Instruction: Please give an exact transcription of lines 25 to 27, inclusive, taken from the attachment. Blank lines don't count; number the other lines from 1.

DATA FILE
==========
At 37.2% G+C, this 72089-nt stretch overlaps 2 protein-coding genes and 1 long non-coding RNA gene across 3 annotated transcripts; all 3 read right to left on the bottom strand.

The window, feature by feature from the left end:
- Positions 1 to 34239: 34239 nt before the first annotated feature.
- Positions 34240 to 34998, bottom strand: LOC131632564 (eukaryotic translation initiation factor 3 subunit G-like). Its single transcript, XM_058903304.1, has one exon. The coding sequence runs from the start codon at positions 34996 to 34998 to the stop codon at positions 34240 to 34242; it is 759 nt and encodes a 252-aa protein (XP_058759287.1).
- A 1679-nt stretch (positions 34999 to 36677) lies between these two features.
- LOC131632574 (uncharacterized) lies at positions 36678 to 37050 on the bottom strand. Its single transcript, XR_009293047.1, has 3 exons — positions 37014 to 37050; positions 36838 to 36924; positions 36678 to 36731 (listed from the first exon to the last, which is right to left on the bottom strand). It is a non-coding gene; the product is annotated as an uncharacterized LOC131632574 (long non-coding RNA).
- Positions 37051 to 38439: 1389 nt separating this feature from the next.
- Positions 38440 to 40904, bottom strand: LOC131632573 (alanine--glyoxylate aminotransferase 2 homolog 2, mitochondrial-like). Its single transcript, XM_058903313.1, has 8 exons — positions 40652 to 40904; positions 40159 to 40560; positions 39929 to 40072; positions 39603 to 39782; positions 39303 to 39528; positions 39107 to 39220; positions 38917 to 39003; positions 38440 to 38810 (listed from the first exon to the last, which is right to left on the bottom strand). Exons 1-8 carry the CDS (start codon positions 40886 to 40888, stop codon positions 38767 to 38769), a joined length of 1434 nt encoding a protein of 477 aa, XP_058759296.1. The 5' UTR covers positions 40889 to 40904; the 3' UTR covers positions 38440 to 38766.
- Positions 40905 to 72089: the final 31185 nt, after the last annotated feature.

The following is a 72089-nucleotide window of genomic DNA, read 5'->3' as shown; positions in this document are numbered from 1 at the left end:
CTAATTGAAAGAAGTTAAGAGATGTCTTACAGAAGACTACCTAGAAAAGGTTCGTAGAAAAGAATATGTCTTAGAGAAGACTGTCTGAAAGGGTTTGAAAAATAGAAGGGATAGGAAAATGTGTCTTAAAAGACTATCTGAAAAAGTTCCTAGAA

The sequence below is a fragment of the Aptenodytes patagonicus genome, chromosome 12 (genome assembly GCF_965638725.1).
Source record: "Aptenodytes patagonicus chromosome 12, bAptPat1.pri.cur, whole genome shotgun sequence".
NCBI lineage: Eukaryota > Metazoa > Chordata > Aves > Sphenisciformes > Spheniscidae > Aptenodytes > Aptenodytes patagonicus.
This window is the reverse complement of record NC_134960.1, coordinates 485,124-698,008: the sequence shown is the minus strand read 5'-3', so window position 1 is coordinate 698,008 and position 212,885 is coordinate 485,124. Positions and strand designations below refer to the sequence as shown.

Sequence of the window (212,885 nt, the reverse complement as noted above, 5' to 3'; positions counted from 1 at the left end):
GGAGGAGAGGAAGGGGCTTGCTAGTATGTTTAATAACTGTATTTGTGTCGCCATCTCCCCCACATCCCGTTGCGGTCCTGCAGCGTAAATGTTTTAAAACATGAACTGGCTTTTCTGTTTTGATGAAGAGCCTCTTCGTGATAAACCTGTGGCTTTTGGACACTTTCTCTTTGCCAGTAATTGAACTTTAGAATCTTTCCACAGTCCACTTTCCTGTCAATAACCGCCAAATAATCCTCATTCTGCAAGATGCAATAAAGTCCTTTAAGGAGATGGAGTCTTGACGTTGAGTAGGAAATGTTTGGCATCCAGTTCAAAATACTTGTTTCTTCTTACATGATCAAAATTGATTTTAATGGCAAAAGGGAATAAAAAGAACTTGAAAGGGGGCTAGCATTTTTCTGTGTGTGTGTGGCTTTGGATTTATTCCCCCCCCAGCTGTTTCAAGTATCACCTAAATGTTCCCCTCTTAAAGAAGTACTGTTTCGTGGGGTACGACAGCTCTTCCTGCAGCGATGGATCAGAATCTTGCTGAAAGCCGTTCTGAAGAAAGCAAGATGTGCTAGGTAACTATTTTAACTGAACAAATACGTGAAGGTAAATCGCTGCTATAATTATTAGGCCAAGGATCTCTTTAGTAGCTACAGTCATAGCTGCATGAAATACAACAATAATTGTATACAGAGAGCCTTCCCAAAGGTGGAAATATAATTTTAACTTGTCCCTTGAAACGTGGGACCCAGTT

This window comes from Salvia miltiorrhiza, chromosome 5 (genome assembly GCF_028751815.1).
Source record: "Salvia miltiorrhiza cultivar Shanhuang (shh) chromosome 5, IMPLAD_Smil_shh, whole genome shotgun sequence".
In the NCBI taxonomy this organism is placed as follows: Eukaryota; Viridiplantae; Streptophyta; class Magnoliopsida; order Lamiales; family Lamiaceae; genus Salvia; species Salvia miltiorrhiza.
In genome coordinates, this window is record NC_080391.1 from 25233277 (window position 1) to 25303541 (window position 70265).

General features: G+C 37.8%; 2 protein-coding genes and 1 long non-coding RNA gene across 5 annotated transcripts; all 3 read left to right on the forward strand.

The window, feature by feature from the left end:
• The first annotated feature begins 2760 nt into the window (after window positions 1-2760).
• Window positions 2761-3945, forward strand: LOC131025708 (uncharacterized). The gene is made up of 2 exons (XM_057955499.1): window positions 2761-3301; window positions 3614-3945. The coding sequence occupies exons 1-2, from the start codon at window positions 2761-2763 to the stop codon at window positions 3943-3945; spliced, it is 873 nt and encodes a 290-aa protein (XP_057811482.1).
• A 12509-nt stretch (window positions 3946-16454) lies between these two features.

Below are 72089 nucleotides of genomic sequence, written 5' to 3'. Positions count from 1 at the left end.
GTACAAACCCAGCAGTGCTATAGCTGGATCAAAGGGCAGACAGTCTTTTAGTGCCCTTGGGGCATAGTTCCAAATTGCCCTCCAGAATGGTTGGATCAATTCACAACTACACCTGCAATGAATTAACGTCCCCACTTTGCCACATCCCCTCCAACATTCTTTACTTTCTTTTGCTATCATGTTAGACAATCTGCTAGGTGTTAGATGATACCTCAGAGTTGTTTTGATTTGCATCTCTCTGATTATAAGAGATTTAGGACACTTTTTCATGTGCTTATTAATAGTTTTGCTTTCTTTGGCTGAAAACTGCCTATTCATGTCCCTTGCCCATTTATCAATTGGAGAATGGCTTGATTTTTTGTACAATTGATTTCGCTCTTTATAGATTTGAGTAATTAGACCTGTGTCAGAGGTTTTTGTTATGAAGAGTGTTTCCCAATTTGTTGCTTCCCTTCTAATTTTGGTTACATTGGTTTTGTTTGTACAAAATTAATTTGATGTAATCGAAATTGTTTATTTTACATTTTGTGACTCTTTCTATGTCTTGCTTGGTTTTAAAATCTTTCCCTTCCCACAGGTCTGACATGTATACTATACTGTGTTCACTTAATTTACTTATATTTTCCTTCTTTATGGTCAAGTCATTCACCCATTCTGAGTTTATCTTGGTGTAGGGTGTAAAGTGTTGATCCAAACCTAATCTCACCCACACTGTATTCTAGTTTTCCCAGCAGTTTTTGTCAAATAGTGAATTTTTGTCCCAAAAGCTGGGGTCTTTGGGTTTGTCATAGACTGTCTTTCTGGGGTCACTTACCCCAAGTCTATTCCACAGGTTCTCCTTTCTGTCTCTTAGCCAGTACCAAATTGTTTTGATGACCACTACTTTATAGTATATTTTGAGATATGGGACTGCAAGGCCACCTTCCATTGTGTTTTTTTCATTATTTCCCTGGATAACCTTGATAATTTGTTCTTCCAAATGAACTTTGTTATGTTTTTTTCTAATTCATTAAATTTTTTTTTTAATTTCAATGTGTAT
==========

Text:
• Window positions 2761-3945, forward strand: LOC131025708 (uncharacterized). The gene is made up of 2 exons (XM_057955499.1): window positions 2761-3301; window positions 3614-3945. The coding sequence occupies exons 1-2, from the start codon at window positions 2761-2763 to the stop codon at window positions 3943-3945; spliced, it is 873 nt and encodes a 290-aa protein (XP_057811482.1).
• A 12509-nt stretch (window positions 3946-16454) lies between these two features.

Below are 72089 nucleotides of genomic sequence, written 5' to 3'. Positions count from 1 at the left end.